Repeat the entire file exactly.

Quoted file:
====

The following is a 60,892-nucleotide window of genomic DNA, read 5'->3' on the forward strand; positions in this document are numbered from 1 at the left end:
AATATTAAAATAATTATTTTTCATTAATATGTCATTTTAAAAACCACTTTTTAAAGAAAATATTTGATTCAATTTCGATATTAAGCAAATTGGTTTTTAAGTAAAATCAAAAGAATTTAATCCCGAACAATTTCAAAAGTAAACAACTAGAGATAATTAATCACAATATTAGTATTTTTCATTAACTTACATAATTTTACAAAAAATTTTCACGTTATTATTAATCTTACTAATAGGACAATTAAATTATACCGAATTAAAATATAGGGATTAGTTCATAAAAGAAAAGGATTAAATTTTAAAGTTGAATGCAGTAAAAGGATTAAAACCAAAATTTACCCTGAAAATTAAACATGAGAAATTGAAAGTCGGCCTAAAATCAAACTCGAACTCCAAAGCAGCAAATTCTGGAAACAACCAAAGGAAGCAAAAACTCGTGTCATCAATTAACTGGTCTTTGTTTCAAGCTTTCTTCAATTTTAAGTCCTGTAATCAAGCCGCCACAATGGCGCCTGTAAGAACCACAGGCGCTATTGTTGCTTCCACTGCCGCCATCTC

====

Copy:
The following is a 60,892-nucleotide window of genomic DNA, read 5'->3' on the forward strand; positions in this document are numbered from 1 at the left end:
AATATTAAAATAATTATTTTTCATTAATATGTCATTTTAAAAACCACTTTTTAAAGAAAATATTTGATTCAATTTCGATATTAAGCAAATTGGTTTTTAAGTAAAATCAAAAGAATTTAATCCCGAACAATTTCAAAAGTAAACAACTAGAGATAATTAATCACAATATTAGTATTTTTCATTAACTTACATAATTTTACAAAAAATTTTCACGTTATTATTAATCTTACTAATAGGACAATTAAATTATACCGAATTAAAATATAGGGATTAGTTCATAAAAGAAAAGGATTAAATTTTAAAGTTGAATGCAGTAAAAGGATTAAAACCAAAATTTACCCTGAAAATTAAACATGAGAAATTGAAAGTCGGCCTAAAATCAAACTCGAACTCCAAAGCAGCAAATTCTGGAAACAACCAAAGGAAGCAAAAACTCGTGTCATCAATTAACTGGTCTTTGTTTCAAGCTTTCTTCAATTTTAAGTCCTGTAATCAAGCCGCCACAATGGCGCCTGTAAGAACCACAGGCGCTATTGTTGCTTCCACTGCCGCCATCTC